The Israeli venture capital firm polled almost 40 cybersecurity executives at leading enterprises from its own Venture Advisory Board, and discovered their pain points when it comes to dealing with the increased complexity brought on by the current state of affairs.
Cloud security concerns and solutions
47 percent of the pollees said that their most pressing concern is the human capital shortage and operational gaps, followed by cloud security-related challenges (37%).
21% of the respondents expect the human capital shortage to intensify in the next five to seven years, due to low enrollment in relevant academic fields. Many also said that the accountability and level of responsibility associated with currently open positions often deter the few graduates that do qualify.
Their solution to these problems is looking for ways for automation to relieve the pressure on overworked employees, tapping into new and diverse resources of talent, recruitment, and training alternatives, and investing in human capital and training.
“In fact, CISOs are now spending the largest portion of their budgets on human capital after concluding that even the best-of-breed tools do not yet sufficiently address their most pressing cybersecurity issues. This is especially true for newly emerged threats and when CISOs require more customizable and tailored capabilities for their organization’s needs,” the analysts shared.
Their cloud-security related challenges include picking the right tools or partners to support their cloud migration and maintenance of cloud security (especially if multi-cloud infrastructure is involved).
They are particularly worried about maintaining in-depth visibility into cloud assets and about avoiding misconfigurations that could result in data breaches.
“Participants (…) are more interested in addressing their cloud concerns through the acquisition of one security solution to cover their multiple environments instead of relying on those furnished by their different cloud providers or by disparate cloud security solutions. Nevertheless, a small number expressed interest in the security products and features of native platforms and remain open-minded to what cloud vendors might offer down the line,” the analysts noted, and pointed out that they may not have to wait long as cloud vendors have recently begun to launch multi-cloud management capabilities of their own.
Data security, privacy, IAM and SOAR
Respondents are want to strengthen controls around data lakes and understand data flows within their organization. They searching for better data loss prevention (DLP) solutions and customer Data Subject Access Requests (DSAR) solutions.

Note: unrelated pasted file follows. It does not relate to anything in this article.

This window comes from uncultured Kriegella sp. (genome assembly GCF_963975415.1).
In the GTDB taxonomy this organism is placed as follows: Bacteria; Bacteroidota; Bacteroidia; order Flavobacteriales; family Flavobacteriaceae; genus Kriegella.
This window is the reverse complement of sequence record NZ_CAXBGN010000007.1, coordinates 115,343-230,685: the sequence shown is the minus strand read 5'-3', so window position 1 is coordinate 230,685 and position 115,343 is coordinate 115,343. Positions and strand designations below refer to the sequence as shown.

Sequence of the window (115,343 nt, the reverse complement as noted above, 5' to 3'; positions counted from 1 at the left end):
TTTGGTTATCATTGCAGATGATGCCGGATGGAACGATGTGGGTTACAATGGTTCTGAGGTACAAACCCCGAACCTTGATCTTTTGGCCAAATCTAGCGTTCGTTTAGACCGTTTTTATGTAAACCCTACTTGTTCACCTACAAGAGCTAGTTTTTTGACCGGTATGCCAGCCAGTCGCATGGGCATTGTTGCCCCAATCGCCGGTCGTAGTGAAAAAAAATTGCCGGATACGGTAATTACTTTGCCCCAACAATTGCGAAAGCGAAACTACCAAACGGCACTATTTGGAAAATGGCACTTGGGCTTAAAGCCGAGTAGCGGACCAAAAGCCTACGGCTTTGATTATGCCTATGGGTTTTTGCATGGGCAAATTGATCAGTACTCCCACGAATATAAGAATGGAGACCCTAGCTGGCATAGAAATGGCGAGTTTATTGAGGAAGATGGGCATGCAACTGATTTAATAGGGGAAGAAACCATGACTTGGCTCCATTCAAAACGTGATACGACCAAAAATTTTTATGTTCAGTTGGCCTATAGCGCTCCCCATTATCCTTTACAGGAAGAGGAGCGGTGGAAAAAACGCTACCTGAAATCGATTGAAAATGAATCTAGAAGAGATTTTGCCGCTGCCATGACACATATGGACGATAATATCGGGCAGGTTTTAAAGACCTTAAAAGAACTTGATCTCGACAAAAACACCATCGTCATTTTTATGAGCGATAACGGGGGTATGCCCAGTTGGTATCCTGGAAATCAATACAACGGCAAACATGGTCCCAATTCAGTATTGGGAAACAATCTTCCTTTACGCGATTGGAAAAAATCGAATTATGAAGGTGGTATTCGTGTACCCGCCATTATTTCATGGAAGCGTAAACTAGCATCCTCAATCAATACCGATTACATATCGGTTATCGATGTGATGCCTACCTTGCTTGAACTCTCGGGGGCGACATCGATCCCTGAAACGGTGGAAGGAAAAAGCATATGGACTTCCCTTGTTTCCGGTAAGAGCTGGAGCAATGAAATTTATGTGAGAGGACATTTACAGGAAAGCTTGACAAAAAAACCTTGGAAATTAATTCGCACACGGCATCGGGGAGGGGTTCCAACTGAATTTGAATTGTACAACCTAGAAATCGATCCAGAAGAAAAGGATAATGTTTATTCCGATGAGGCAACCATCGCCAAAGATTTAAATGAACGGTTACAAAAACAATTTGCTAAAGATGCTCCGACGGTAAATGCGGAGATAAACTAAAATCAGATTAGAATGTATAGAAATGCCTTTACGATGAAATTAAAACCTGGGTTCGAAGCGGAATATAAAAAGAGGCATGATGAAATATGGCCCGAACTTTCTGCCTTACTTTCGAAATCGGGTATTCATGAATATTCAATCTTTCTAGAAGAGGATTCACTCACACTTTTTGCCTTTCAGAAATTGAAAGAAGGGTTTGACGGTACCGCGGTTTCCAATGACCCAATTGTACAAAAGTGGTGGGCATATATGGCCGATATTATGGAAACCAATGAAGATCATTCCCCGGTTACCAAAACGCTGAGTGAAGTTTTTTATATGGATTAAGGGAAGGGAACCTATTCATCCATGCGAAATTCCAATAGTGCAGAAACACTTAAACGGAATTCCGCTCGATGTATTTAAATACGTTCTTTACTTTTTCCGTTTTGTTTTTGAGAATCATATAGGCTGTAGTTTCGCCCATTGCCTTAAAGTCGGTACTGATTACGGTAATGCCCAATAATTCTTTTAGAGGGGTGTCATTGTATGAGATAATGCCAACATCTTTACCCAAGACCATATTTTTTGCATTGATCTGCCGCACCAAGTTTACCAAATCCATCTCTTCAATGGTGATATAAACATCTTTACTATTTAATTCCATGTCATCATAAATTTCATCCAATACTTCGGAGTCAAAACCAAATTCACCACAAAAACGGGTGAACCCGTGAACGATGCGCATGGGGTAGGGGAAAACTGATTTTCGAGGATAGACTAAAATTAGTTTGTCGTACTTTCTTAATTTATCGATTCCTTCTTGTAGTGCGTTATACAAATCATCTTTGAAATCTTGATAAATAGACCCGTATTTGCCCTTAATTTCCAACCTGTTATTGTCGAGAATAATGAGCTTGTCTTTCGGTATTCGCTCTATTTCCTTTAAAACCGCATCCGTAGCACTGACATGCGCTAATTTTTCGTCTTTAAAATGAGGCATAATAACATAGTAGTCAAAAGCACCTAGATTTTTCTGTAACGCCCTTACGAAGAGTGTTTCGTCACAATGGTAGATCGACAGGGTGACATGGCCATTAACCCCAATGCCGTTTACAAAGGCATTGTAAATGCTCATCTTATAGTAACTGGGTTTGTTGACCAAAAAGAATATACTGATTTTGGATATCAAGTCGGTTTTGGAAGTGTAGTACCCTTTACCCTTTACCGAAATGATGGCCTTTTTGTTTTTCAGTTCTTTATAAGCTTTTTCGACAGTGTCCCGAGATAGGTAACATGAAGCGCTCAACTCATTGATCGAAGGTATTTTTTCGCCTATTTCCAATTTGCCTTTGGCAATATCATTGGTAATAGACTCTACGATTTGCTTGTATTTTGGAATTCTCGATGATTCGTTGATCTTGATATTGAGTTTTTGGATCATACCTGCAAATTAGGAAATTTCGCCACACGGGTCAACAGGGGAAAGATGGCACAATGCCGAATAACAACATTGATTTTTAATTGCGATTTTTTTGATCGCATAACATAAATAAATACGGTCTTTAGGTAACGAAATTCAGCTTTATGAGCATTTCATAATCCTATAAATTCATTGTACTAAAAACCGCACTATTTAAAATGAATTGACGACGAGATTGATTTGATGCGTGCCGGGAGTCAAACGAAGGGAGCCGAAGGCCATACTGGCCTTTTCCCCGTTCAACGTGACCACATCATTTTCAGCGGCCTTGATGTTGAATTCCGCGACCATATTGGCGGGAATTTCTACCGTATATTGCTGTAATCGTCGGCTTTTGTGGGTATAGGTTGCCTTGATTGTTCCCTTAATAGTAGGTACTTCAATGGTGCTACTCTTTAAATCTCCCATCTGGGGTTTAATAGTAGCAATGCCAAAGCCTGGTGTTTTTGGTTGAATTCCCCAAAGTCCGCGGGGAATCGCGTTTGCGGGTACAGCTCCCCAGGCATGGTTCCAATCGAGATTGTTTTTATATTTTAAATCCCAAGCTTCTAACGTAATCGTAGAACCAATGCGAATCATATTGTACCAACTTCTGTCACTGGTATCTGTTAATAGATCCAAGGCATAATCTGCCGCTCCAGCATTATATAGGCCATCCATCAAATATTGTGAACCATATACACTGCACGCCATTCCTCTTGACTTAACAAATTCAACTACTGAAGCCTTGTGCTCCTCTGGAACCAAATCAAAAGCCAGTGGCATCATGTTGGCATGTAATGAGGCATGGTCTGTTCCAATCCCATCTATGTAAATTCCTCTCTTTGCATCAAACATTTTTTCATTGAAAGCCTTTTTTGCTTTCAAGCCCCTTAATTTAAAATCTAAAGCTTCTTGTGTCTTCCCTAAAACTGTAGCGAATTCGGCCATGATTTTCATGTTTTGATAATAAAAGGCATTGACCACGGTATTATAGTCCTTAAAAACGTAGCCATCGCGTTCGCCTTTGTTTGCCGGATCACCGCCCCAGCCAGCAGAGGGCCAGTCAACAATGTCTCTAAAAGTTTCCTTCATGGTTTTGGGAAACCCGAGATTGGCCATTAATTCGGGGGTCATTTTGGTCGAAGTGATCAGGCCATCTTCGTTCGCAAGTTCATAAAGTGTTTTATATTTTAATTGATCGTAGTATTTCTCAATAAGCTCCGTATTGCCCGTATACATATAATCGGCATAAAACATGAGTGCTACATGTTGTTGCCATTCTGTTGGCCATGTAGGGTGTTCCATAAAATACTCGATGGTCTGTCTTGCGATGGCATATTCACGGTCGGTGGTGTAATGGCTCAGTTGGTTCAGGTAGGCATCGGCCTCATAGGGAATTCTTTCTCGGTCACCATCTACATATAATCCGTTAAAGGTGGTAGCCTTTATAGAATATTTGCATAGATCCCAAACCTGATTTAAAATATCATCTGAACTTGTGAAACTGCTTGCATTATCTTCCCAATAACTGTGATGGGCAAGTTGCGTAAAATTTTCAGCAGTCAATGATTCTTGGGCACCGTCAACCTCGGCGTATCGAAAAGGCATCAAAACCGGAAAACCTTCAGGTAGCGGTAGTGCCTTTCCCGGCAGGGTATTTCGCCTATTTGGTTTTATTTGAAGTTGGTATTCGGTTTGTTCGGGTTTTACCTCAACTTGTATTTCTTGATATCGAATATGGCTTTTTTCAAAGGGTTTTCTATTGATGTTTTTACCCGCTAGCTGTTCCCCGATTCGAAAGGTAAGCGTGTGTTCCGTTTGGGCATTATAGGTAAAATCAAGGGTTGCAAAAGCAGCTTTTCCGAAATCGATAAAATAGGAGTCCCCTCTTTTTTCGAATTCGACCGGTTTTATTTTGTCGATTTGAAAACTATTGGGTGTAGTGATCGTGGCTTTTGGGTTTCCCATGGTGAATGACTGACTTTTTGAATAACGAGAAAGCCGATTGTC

“CISOs are searching for products that can deliver granular consumer data to meet the growing demand from regulators to enable customer DSAR. This poses a difficult challenge, as most organizations lack clear visibility into their dataflows and, due to a lack of available solutions, are forced to manually source these requests on a case-by-case basis,” the analysts found.
Identity and Access Management (IAM) solutions that are adequate for meeting the needs that come with increasingly complex enterprise infrastructures and highly mobile connected devices are also difficult to find, they say, and some CISOs have decided to building their organization’s IAM capabilities internally (i.e., by customizing existing IAM solutions and filling in remaining gaps with internally- built solutions).
Finally, many of the respondents realized that total security is impossible and have decided to focus some of their attention and budgets on incident response, SOAR (Security Orchestration, Automation and Response), and detection and response.
“Our respondents are determined to minimize the time taken to deal with vulnerabilities and breaches, improve their detection capabilities, and issue faster remediation. Many are open to, or already outsourcing, such capabilities to meet this need. For those looking to keep these capabilities internal, this segment of the industry is a perfect candidate for automation solutions, as automating incident response can leave valuable security practitioners available for tasks that require a greater deal of in-depth thinking,” they concluded.